Cooking a full meal means you eat forever.
Bro, it’s just you. And unless you’re still in college, that means that cooking goes beyond the microwave. So, yeah, you’re going to make a full meal at least once a month. Just make it something you like, because you’ll be taking leftovers to work for the next week no matter what.
Waste not, want not takes on a whole new meaning when you try to cook for one person. Even those of you cooking for two can kind of catch the pain. Except – EXCEPT – that the frozen food industry has figured out that lots of dudes need to pretend to be a good cook to impress ladies and they can’t all read well enough to make good use of Cook to Bang. Which means that they’ve provided skillet and other-type meals for two people. It’s like they’ve decided that all the best food should only be enjoyed by two or more people.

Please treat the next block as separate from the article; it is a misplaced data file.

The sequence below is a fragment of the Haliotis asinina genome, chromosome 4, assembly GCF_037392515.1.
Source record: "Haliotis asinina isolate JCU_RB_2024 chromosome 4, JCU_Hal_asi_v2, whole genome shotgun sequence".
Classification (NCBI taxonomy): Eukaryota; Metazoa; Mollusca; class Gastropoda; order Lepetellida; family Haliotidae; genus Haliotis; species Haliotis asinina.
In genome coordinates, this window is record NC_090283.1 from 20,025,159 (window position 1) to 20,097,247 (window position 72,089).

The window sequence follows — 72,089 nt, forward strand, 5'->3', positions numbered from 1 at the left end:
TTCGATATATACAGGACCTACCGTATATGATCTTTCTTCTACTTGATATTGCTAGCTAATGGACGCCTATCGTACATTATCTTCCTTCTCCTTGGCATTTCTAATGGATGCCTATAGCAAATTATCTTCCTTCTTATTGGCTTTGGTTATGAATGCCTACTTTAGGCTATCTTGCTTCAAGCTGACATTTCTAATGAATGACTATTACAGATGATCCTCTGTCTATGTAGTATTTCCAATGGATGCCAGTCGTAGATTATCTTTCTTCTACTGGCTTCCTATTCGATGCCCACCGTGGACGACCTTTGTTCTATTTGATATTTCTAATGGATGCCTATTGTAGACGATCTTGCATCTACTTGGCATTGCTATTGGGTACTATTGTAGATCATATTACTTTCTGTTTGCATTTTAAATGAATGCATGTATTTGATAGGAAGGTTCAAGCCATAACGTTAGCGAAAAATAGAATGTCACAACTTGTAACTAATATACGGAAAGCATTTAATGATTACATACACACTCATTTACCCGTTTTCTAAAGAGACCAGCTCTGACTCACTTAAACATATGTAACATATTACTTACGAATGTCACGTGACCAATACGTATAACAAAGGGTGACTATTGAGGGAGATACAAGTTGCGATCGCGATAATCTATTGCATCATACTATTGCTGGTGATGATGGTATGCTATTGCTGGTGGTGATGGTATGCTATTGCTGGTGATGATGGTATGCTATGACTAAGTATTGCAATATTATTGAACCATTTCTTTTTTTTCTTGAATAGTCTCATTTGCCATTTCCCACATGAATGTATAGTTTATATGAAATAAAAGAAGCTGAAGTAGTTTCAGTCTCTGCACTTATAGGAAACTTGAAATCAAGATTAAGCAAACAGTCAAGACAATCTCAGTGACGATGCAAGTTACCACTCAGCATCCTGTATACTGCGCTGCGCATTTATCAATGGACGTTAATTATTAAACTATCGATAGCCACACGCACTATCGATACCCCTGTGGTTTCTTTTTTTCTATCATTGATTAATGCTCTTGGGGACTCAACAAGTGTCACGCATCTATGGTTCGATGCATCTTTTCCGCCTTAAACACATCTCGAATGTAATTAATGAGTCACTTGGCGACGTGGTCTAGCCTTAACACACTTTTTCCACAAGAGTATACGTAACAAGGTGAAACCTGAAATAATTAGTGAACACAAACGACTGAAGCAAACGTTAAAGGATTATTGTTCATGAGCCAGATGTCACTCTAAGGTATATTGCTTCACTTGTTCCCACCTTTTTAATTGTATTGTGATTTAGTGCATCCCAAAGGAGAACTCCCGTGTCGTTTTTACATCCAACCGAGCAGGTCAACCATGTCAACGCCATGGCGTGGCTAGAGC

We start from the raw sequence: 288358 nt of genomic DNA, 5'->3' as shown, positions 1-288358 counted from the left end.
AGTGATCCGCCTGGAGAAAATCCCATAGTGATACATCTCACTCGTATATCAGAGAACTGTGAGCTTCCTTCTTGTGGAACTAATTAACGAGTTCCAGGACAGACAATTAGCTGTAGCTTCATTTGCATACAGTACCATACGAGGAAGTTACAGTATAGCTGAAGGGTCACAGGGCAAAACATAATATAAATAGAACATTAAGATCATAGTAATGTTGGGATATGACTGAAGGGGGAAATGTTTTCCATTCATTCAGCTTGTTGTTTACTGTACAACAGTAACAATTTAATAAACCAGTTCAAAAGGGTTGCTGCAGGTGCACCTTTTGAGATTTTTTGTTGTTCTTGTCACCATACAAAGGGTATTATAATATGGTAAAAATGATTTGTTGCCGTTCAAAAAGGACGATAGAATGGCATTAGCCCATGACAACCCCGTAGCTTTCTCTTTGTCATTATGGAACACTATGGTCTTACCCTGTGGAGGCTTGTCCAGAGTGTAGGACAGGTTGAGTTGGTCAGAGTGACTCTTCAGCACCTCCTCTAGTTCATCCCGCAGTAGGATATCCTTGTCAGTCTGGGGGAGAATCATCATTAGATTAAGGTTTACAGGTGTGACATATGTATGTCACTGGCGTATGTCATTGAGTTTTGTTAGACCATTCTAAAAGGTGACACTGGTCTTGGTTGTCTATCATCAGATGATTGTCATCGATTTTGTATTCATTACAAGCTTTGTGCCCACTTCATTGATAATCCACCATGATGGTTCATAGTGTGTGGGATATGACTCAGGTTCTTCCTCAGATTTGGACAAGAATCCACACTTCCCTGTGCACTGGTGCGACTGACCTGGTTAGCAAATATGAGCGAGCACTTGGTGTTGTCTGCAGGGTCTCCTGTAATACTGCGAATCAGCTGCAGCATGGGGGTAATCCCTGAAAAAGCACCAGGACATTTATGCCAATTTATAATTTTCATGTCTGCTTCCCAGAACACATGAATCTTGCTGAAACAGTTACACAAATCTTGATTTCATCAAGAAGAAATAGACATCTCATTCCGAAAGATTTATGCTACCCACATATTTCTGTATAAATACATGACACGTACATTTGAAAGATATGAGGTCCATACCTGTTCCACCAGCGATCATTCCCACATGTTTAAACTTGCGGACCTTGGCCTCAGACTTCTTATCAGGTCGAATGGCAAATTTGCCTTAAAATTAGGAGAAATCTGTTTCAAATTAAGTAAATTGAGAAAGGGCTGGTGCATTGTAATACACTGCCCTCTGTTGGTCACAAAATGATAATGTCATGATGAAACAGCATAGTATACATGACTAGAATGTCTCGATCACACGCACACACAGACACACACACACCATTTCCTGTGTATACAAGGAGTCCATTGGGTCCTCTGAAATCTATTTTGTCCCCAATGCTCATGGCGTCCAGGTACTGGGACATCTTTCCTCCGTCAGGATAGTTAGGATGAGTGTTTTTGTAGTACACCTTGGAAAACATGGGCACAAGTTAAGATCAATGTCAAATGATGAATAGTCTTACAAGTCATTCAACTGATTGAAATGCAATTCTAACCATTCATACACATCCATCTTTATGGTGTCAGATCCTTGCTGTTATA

This is why there’s the giant phenomenon of cooking things in mugs lately. It’s not because we’re lazy or mug-obsessed, it’s because that means you can make a dessert for one person instead of twenty. There’s something very sad about making 2 dozen cookies and only eating one when they’re fresh.
I don’t need to make a full batch of cookies that will make me feel bad about myself because I only wanted one and now I’m wasteful, so OMG I’d better eat my feelings, quick! I think it’s even worse when you make one of those skillet meals I referred to above, because you’re like, “Oh eff, I’m going to die alone, but at least I have this deliciously bad for me pasta. It loves me, don’t you rigatoni?”